What Obama’s 2017 Budget Means for the Cadillac Tax
President Barack Obama’s 2017 Budget is expected to propose changes to the “Cadillac tax” by tailoring it to reflect differences between lower and higher cost regions. The tax was a part of the 2010 Affordable Care Act and was due to start in 2018, however, this date was pushed back to 2020 as a result of the December 2015 bipartisan budget and tax deal.
The Cadillac Tax, an excise tax that will be levied on high-cost health insurance plans, will affect businesses who self-insure their own health plans and on employer-sponsored group health plan insurers if their plan costs are above a certain threshold.
Supporters of the tax say that it will cause employers to choose cheaper plans and that it will only affect the CEOs of companies and point out that the tax is expected to help pay for Obamacare, but critics say it will also affect employees who may be faced with higher deductibles and co-pays. Those opposed to the tax are also concerned that employers faced with the tax will be forced to reduce or eliminate employer contributions to employee benefits such as health and flexible spending accounts. Labor unions are also opposed due to a fear that employees will lose benefits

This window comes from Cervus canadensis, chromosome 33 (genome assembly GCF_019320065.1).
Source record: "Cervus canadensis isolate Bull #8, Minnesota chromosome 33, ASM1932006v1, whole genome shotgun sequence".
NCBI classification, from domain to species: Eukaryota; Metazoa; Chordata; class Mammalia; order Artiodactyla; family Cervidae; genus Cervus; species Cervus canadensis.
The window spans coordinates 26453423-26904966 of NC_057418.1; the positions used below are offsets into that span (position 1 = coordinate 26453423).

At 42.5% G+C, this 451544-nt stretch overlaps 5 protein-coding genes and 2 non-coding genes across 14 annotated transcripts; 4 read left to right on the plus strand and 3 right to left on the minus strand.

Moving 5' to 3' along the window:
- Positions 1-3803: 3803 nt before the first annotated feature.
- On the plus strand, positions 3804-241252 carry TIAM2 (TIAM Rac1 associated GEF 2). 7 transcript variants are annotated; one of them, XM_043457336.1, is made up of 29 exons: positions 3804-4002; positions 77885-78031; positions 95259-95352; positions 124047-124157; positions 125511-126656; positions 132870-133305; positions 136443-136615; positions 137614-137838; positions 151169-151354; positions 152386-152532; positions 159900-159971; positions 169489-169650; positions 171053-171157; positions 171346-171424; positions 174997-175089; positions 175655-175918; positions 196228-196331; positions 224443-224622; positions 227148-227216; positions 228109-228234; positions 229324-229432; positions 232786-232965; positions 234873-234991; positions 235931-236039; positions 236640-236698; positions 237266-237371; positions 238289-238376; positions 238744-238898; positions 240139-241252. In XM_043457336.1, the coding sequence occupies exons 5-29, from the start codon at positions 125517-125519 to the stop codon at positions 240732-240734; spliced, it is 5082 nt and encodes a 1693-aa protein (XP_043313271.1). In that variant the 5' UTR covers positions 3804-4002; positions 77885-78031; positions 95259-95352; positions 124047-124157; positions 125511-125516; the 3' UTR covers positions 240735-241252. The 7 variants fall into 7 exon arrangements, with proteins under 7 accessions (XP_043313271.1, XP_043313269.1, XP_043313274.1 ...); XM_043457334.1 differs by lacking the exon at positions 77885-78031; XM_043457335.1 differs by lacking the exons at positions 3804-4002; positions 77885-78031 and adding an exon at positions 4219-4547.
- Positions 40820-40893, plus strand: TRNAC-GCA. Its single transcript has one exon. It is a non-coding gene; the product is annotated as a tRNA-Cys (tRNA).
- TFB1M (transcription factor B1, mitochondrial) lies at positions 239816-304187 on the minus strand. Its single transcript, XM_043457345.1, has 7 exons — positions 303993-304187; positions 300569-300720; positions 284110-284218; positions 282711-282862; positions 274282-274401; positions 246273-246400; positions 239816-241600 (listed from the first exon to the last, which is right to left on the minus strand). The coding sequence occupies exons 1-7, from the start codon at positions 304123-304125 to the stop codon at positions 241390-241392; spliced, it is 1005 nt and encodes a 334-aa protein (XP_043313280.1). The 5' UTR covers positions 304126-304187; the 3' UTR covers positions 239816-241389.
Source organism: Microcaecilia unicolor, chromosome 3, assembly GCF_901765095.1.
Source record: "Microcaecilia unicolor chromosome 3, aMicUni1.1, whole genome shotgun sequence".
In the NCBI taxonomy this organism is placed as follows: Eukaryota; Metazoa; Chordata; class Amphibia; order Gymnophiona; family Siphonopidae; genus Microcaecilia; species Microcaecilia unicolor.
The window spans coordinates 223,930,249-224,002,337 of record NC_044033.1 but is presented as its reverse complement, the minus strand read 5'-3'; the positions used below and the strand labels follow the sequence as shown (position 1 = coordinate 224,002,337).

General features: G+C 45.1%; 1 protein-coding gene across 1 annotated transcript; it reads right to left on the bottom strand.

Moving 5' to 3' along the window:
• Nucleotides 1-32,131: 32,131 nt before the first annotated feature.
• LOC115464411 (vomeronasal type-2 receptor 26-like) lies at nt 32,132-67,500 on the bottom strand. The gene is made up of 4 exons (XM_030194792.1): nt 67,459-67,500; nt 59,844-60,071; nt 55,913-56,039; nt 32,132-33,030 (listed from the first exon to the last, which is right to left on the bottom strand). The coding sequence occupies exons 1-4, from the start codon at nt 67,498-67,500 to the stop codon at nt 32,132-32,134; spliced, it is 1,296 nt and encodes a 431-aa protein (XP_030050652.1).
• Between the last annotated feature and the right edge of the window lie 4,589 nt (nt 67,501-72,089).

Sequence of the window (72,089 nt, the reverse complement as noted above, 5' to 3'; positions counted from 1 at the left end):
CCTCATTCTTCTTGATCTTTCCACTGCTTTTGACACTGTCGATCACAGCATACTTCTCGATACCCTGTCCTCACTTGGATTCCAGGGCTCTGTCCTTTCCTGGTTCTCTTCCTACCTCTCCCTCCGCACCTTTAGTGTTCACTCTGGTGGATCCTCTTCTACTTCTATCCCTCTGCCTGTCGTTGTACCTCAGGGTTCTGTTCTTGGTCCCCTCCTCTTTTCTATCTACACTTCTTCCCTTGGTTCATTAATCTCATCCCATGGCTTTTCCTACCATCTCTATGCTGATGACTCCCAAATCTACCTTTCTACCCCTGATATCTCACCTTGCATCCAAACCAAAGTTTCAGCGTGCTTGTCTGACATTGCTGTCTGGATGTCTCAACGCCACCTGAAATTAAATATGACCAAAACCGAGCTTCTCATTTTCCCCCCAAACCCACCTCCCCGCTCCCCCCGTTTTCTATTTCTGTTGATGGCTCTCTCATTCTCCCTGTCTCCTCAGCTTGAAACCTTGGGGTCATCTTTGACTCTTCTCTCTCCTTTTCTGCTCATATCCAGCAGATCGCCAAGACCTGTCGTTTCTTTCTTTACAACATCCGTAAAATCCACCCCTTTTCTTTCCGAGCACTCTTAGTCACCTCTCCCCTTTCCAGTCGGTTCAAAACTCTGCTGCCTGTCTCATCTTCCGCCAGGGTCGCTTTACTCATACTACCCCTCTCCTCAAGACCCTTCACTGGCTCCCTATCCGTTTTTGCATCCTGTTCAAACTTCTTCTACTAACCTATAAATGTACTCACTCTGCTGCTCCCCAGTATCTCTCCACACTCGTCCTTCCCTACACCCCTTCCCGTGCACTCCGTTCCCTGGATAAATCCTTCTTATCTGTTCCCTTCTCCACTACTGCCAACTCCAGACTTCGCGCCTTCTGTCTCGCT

According to the Congressional Budget Office, the a 40% excise tax will be levied on any amount exceeding approximately $10,700 for individuals and $29,000 for families but the limits are expected to increase by 2020. The tax is expected to bring in an estimated $85- $90 billion a year.
Opponents, including insurers, labor unions, and employers remain adamant that the tax needs to be fully repealed.